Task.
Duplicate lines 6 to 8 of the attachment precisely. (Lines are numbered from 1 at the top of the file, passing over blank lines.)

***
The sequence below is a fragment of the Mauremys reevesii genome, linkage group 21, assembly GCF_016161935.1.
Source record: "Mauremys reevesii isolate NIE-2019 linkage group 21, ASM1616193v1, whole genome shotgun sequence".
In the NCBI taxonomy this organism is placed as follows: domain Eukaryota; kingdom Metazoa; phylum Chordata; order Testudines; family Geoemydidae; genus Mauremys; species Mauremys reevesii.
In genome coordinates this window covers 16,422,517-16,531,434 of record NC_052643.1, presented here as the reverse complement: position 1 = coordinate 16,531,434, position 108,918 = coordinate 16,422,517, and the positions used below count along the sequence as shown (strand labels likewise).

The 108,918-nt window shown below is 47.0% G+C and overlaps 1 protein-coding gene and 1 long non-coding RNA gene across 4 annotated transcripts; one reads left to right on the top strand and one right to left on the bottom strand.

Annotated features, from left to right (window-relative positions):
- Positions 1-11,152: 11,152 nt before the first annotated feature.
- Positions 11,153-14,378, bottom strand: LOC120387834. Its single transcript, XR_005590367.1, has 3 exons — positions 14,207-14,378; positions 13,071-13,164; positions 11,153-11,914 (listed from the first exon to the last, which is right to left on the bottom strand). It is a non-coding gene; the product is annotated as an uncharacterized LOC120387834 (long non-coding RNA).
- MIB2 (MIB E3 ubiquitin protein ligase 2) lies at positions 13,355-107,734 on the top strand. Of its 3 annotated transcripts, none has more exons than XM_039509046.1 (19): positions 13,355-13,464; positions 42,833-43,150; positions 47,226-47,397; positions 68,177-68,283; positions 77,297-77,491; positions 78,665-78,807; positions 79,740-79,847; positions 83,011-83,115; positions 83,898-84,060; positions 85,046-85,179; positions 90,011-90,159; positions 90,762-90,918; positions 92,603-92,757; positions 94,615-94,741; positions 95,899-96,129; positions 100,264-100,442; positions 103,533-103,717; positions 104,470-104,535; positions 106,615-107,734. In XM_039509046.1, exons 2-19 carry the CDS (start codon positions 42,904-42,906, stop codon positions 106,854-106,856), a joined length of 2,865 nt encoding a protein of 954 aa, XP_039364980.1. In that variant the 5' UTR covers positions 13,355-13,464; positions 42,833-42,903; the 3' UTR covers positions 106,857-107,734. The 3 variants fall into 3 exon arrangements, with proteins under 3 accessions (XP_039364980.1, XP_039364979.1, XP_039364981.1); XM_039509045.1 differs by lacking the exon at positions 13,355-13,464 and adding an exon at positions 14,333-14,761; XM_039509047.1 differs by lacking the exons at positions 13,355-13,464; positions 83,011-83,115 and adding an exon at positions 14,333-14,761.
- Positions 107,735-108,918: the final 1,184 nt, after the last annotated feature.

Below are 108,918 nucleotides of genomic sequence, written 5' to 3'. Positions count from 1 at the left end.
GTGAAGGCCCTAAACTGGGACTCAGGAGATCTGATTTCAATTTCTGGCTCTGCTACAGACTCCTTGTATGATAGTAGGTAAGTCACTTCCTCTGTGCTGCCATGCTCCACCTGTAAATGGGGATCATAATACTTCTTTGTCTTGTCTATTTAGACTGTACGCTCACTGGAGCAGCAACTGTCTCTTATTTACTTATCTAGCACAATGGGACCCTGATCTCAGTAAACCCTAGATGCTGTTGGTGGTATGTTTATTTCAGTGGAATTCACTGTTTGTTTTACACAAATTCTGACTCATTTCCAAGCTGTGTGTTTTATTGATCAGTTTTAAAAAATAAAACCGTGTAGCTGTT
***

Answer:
Annotated features, from left to right (window-relative positions):
- Positions 1-11,152: 11,152 nt before the first annotated feature.
- Positions 11,153-14,378, bottom strand: LOC120387834. Its single transcript, XR_005590367.1, has 3 exons — positions 14,207-14,378; positions 13,071-13,164; positions 11,153-11,914 (listed from the first exon to the last, which is right to left on the bottom strand). It is a non-coding gene; the product is annotated as an uncharacterized LOC120387834 (long non-coding RNA).